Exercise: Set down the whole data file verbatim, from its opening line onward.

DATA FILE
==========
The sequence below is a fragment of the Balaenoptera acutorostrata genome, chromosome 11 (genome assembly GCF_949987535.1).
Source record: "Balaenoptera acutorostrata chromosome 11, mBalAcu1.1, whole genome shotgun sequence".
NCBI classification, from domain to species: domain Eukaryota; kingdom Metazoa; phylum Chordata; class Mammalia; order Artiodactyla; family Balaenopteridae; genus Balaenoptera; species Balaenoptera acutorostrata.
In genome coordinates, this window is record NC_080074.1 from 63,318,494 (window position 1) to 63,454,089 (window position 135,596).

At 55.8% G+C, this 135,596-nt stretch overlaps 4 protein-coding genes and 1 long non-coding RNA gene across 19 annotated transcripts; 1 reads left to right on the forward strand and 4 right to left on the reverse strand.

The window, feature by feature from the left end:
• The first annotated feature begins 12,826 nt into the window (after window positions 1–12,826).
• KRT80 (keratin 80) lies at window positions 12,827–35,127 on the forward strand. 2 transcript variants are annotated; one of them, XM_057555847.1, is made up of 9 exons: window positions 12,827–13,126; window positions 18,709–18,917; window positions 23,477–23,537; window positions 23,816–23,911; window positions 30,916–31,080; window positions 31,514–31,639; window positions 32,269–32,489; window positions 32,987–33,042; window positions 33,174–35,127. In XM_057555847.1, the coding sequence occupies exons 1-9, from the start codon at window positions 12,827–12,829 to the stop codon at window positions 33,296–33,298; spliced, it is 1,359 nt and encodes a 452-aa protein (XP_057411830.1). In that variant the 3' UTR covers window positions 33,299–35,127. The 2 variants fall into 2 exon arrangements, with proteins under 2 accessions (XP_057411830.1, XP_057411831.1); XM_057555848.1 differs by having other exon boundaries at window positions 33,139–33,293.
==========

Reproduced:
The sequence below is a fragment of the Balaenoptera acutorostrata genome, chromosome 11 (genome assembly GCF_949987535.1).
Source record: "Balaenoptera acutorostrata chromosome 11, mBalAcu1.1, whole genome shotgun sequence".
NCBI classification, from domain to species: domain Eukaryota; kingdom Metazoa; phylum Chordata; class Mammalia; order Artiodactyla; family Balaenopteridae; genus Balaenoptera; species Balaenoptera acutorostrata.
In genome coordinates, this window is record NC_080074.1 from 63,318,494 (window position 1) to 63,454,089 (window position 135,596).

At 55.8% G+C, this 135,596-nt stretch overlaps 4 protein-coding genes and 1 long non-coding RNA gene across 19 annotated transcripts; 1 reads left to right on the forward strand and 4 right to left on the reverse strand.

The window, feature by feature from the left end:
• The first annotated feature begins 12,826 nt into the window (after window positions 1–12,826).
• KRT80 (keratin 80) lies at window positions 12,827–35,127 on the forward strand. 2 transcript variants are annotated; one of them, XM_057555847.1, is made up of 9 exons: window positions 12,827–13,126; window positions 18,709–18,917; window positions 23,477–23,537; window positions 23,816–23,911; window positions 30,916–31,080; window positions 31,514–31,639; window positions 32,269–32,489; window positions 32,987–33,042; window positions 33,174–35,127. In XM_057555847.1, the coding sequence occupies exons 1-9, from the start codon at window positions 12,827–12,829 to the stop codon at window positions 33,296–33,298; spliced, it is 1,359 nt and encodes a 452-aa protein (XP_057411830.1). In that variant the 3' UTR covers window positions 33,299–35,127. The 2 variants fall into 2 exon arrangements, with proteins under 2 accessions (XP_057411830.1, XP_057411831.1); XM_057555848.1 differs by having other exon boundaries at window positions 33,139–33,293.